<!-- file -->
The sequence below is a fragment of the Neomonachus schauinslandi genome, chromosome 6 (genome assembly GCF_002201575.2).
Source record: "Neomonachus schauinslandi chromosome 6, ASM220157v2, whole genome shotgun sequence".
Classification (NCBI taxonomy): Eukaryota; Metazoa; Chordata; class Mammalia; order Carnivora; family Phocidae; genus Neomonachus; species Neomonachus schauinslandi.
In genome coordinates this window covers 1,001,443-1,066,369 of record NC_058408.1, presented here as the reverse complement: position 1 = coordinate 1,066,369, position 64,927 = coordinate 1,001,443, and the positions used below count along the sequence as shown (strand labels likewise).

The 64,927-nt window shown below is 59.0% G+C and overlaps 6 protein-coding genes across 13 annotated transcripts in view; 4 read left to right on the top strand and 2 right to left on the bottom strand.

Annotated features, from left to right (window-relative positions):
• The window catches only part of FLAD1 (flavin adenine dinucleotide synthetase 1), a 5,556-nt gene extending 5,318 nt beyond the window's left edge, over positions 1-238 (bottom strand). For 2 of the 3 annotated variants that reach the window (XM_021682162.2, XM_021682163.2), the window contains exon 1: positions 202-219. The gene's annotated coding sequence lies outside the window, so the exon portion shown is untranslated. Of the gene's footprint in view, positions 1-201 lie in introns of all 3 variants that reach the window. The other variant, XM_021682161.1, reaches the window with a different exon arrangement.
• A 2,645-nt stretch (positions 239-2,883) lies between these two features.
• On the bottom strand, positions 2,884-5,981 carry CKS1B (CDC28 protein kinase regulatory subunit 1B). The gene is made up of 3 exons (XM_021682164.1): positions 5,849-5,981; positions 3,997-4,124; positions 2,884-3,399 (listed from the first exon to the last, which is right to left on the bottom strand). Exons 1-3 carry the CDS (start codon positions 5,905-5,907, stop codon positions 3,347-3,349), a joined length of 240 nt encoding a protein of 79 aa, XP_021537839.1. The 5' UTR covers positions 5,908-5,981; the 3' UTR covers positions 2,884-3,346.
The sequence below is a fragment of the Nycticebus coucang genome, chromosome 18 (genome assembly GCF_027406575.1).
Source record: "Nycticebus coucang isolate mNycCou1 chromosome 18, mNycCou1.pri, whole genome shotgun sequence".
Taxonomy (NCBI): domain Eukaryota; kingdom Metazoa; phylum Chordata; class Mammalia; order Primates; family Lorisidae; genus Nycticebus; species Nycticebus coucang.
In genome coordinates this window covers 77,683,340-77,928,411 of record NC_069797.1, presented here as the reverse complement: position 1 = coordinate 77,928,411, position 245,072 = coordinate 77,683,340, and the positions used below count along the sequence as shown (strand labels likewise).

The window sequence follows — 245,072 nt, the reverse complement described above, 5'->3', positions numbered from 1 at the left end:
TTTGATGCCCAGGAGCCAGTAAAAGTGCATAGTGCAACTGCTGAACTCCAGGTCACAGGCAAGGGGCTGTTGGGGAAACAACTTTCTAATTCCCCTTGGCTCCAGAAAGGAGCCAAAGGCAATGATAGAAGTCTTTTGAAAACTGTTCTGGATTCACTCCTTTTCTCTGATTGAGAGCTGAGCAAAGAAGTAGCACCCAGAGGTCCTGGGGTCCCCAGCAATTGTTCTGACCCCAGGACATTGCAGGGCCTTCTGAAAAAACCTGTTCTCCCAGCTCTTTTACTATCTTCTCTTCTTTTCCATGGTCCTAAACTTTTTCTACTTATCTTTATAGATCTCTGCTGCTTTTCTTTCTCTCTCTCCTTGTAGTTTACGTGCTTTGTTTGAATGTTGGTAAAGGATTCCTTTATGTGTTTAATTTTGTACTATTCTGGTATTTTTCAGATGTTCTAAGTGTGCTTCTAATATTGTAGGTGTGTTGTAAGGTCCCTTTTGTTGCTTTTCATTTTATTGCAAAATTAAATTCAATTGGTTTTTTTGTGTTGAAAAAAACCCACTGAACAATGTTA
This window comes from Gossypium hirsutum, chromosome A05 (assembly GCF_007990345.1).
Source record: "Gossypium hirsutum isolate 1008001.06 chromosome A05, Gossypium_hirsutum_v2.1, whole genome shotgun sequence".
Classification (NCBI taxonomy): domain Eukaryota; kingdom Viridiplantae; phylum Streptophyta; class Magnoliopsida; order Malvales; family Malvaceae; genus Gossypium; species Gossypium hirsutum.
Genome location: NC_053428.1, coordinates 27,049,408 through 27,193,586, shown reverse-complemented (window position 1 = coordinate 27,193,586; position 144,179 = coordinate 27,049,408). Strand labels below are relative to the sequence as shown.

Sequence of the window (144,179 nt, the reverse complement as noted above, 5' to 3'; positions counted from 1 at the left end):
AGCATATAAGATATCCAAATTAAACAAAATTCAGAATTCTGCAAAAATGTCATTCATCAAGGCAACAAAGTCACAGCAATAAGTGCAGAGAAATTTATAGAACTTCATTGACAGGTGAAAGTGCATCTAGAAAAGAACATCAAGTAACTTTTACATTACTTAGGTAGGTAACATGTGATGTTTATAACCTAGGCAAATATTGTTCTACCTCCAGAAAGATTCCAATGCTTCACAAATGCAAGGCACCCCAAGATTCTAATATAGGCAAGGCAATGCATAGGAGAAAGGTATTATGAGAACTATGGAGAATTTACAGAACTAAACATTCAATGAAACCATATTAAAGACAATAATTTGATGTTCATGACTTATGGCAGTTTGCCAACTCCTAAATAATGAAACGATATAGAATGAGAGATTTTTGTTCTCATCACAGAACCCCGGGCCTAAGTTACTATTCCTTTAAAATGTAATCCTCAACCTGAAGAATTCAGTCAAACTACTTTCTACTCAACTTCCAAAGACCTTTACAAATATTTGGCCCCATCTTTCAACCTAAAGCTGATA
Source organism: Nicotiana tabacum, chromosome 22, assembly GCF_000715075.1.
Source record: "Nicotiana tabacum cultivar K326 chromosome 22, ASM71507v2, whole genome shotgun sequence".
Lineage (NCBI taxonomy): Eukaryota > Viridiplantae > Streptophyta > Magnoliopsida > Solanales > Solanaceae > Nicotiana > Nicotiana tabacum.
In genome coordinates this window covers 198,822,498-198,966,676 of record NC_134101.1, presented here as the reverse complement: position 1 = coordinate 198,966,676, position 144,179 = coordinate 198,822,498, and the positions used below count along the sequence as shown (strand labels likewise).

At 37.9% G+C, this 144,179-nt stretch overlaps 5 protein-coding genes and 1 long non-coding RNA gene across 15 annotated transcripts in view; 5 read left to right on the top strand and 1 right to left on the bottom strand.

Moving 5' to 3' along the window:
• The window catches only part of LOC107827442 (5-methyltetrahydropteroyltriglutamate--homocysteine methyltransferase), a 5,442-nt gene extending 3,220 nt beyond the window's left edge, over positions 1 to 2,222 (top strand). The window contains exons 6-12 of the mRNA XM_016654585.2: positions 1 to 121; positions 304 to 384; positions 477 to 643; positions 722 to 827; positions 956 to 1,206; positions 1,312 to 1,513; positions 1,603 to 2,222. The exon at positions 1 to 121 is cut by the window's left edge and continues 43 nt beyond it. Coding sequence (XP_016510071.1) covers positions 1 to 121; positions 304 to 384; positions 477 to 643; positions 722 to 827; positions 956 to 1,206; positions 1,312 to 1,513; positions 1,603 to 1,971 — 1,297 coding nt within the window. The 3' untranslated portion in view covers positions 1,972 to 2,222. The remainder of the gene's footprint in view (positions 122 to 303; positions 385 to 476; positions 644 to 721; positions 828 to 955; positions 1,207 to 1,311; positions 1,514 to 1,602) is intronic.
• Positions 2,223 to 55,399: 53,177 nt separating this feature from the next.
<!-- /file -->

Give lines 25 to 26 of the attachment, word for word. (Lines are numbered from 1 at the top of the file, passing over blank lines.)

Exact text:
In genome coordinates this window covers 198,822,498-198,966,676 of record NC_134101.1, presented here as the reverse complement: position 1 = coordinate 198,966,676, position 144,179 = coordinate 198,822,498, and the positions used below count along the sequence as shown (strand labels likewise).

At 37.9% G+C, this 144,179-nt stretch overlaps 5 protein-coding genes and 1 long non-coding RNA gene across 15 annotated transcripts in view; 5 read left to right on the top strand and 1 right to left on the bottom strand.